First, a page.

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Demise of a Bank*

"It was his child - the bank, how could he let it die?" - these were the thoughts which reverberated in Gopaldas's mind on that cold winter morning as he sipped his morning tea before readying himself for office .... for the last time, he thought.


But had it not been for him, the Bank would have been sold out long ago. Samaj Uday Cooperative Bank was an ailing bank and so small in its operations that apart from its own depositors and borrowers, hardly anyone knew about the Bank. Started in the early years of Indian independence by a group of small traders along Gandhian principles - the Bank's main aim was to provide credit to small traders and businessmen.

Gopaldas had joined the Bank in September 1962, the month he remembered so precisely because it was the month India went to war with China. He had joined as a junior clerk but his diligence in the early years saw him rise fast and become an officer by the time he got married.

By 1984 he was among the senior management of the small Bank, also thanks to many senior officers who quit to join some newly Nationalized banks. He also by then had a small stake in the Bank itself, thanks to a policy set by the original founders of transferring ownership to upcoming management who were in due course to replace the older trustees.

But that was as good as it got. When the Bank was set up, its borrowers were from the same circles as the trustees and the founders - Gandhian in thought, they started businesses for the benevolent reasons like benefit of public, generation of jobs, proliferation of swadeshi etc. More importantly, they were also worthy creditors, paying their dues in time.

In time, while the Bank remained Gandhian, its customers did not - there were defaults by many creditors. Not only did the Bank's profits dwindle, it was becoming increasingly difficult to manage its deposits and keep paying high interest rates. The Bank's term deposits became increasingly uncompetitive and depositors too started moving away. By 1992 the Bank's balance sheet had shrunk to a third of its size at its peak in 1984.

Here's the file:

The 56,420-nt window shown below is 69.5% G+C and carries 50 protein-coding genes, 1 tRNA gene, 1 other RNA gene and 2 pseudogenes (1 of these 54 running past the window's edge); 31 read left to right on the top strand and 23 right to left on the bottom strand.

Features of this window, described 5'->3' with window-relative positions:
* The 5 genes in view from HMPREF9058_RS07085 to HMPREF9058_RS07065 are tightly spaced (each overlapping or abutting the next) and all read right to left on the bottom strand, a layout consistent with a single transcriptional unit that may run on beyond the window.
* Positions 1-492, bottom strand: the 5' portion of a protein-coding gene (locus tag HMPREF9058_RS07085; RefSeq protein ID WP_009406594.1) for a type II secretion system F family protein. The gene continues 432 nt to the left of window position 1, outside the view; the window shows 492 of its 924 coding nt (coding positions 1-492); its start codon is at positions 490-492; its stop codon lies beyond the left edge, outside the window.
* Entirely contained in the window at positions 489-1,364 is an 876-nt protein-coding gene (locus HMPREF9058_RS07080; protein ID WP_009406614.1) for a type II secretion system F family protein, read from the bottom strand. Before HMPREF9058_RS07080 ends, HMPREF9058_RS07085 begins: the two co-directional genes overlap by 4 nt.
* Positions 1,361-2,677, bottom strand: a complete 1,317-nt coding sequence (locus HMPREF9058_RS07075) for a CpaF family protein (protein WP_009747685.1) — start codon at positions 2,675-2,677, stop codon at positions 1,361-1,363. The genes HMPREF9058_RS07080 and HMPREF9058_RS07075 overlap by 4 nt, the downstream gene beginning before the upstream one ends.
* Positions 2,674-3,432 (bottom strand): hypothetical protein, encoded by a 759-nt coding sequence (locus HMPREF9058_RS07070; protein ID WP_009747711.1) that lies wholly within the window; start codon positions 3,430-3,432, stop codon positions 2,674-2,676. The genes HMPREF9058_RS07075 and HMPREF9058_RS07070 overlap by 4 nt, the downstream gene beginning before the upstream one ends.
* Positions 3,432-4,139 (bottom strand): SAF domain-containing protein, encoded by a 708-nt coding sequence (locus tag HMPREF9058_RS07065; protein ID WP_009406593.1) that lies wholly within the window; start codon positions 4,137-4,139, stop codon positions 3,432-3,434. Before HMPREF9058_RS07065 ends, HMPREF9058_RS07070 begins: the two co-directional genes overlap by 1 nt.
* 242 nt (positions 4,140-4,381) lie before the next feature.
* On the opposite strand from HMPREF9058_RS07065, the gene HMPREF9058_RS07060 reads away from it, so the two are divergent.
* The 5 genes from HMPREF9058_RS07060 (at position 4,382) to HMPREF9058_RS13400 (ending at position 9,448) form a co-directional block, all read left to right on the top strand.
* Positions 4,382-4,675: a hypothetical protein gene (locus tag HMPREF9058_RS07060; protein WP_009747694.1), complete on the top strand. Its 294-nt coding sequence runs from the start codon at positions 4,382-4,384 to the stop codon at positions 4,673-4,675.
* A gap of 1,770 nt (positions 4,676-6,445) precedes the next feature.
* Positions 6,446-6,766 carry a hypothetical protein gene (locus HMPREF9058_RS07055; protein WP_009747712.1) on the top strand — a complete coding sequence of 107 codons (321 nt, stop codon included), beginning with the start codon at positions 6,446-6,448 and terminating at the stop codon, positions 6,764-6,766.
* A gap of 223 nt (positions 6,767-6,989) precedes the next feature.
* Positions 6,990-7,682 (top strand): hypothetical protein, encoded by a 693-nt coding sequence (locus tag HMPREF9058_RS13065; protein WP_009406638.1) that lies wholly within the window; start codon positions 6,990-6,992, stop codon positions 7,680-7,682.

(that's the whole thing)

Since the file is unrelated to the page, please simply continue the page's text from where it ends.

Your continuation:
By now, Gopaldas was a full time trustee of the Bank and also one of the executive directors. Had he had any children, they would have been grown up by now. And had they been privy to the state of affairs at the Bank, they would have suggested liquidation or sell off of the Bank long ago. At least this was what the other 3 trustees told him about the opinion of their children.

While all trustees rejected the proposals of sell offs, Gopaldas alone worked hard to prevent it. Even though he was no more an employee of the Bank, he worked with the employees to identify and weed out defaulting customers, bring back enthusiasm into customer service, and prodded the management to come up with attractive deposit schemes.

But just as things started turning around in the early 90s, several private banks started rising who took away business from smaller cooperative banks like Samaj Uday. The Bank now had only few depositors - most of them small traders and shopkeepers who had their offices and shops in the same street as the Bank's only remaining branch.

Gopaldas was no more in the pink of his health to work harder for a second lap. More so as he grew old, his logical and strategic abilities were replaced by emotional outflows. He now felt that it was the Bank's responsibility towards its depositors - those small shopkeepers - to keep working and keep providing them with Banking services. The thought that these customers too could move away from the Bank in the next 2-3 years never occurred to him. After the death of his wife, the Bank - its depositors included were the only family he had.

But today, as he put on his Safari suit, he thought not in terms of fiscal prudence or even customer service - for him the Bank was his child and he could not let it be sold to a profit making entity who would take over the Bank's liabilities but also bump off all the relationships the bank had with its customers in a matter of weeks.

It hit then, a slight nausea and a sense of weakness, he called out to his servant as he sat down on his chair ... and then his hand fell lifelessly. Shri Gopaldas Mukadam, trustee and chairman of Samaj Uday Cooperative Bank died of a mild heart attack just the day when the Bank signed off its last balance sheet before being amalgamated into what was now the largest private Bank in the region.

*Disclaimer: All entities and characters in this story are fictional and any resemblance to real entities and people is purely coincidental.

1 comments to " Demise of a Bank* "

  1. good post... but if Gopaldas treated the bank as his own child then should gopaldas not have released the bank and let it explore the world ? I mean all our parents at one time or the other had an option of keeping us tethered down or let us explore the world... I know i'm taking a literal sense... but I see this more as a failing of Gopaldas in not allowing the bank to prosper & grow and explore the world and let it stay at the same place... maybe u were bringing the same out more subtly... neway good post... keep it up...

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